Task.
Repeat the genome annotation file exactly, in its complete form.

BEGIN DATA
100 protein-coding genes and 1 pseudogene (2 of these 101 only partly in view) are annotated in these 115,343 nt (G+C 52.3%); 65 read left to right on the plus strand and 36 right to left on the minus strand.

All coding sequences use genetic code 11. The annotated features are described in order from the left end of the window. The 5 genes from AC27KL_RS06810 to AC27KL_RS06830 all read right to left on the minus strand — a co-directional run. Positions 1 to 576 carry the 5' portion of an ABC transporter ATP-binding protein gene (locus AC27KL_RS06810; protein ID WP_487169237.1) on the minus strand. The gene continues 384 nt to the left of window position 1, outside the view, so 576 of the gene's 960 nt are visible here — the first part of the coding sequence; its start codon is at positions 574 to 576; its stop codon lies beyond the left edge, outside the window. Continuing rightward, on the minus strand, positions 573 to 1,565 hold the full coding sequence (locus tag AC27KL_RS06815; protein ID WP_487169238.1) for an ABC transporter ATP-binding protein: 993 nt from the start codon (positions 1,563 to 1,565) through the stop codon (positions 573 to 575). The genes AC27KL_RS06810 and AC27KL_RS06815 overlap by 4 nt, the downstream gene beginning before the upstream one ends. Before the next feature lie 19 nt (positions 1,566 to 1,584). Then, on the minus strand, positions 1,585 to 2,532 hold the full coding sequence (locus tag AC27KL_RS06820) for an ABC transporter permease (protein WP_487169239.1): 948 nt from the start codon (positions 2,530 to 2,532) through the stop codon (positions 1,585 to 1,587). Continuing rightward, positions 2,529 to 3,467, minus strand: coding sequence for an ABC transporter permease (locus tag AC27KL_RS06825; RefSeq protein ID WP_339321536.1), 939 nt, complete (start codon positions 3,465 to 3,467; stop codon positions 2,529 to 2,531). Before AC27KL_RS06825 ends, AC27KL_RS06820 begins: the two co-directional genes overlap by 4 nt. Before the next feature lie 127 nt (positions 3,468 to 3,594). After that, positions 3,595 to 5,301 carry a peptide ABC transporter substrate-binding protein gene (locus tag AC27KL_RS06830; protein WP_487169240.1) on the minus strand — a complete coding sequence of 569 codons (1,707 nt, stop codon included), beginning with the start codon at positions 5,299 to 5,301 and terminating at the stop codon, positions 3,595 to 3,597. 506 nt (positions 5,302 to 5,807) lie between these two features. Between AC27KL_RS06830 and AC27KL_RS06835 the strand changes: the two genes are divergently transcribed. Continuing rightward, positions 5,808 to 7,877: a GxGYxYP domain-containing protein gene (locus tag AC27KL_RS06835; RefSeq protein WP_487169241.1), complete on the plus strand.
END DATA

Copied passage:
100 protein-coding genes and 1 pseudogene (2 of these 101 only partly in view) are annotated in these 115,343 nt (G+C 52.3%); 65 read left to right on the plus strand and 36 right to left on the minus strand.

All coding sequences use genetic code 11. The annotated features are described in order from the left end of the window. The 5 genes from AC27KL_RS06810 to AC27KL_RS06830 all read right to left on the minus strand — a co-directional run. Positions 1 to 576 carry the 5' portion of an ABC transporter ATP-binding protein gene (locus AC27KL_RS06810; protein ID WP_487169237.1) on the minus strand. The gene continues 384 nt to the left of window position 1, outside the view, so 576 of the gene's 960 nt are visible here — the first part of the coding sequence; its start codon is at positions 574 to 576; its stop codon lies beyond the left edge, outside the window. Continuing rightward, on the minus strand, positions 573 to 1,565 hold the full coding sequence (locus tag AC27KL_RS06815; protein ID WP_487169238.1) for an ABC transporter ATP-binding protein: 993 nt from the start codon (positions 1,563 to 1,565) through the stop codon (positions 573 to 575). The genes AC27KL_RS06810 and AC27KL_RS06815 overlap by 4 nt, the downstream gene beginning before the upstream one ends. Before the next feature lie 19 nt (positions 1,566 to 1,584). Then, on the minus strand, positions 1,585 to 2,532 hold the full coding sequence (locus tag AC27KL_RS06820) for an ABC transporter permease (protein WP_487169239.1): 948 nt from the start codon (positions 2,530 to 2,532) through the stop codon (positions 1,585 to 1,587). Continuing rightward, positions 2,529 to 3,467, minus strand: coding sequence for an ABC transporter permease (locus tag AC27KL_RS06825; RefSeq protein ID WP_339321536.1), 939 nt, complete (start codon positions 3,465 to 3,467; stop codon positions 2,529 to 2,531). Before AC27KL_RS06825 ends, AC27KL_RS06820 begins: the two co-directional genes overlap by 4 nt. Before the next feature lie 127 nt (positions 3,468 to 3,594). After that, positions 3,595 to 5,301 carry a peptide ABC transporter substrate-binding protein gene (locus tag AC27KL_RS06830; protein WP_487169240.1) on the minus strand — a complete coding sequence of 569 codons (1,707 nt, stop codon included), beginning with the start codon at positions 5,299 to 5,301 and terminating at the stop codon, positions 3,595 to 3,597. 506 nt (positions 5,302 to 5,807) lie between these two features. Between AC27KL_RS06830 and AC27KL_RS06835 the strand changes: the two genes are divergently transcribed. Continuing rightward, positions 5,808 to 7,877: a GxGYxYP domain-containing protein gene (locus tag AC27KL_RS06835; RefSeq protein WP_487169241.1), complete on the plus strand.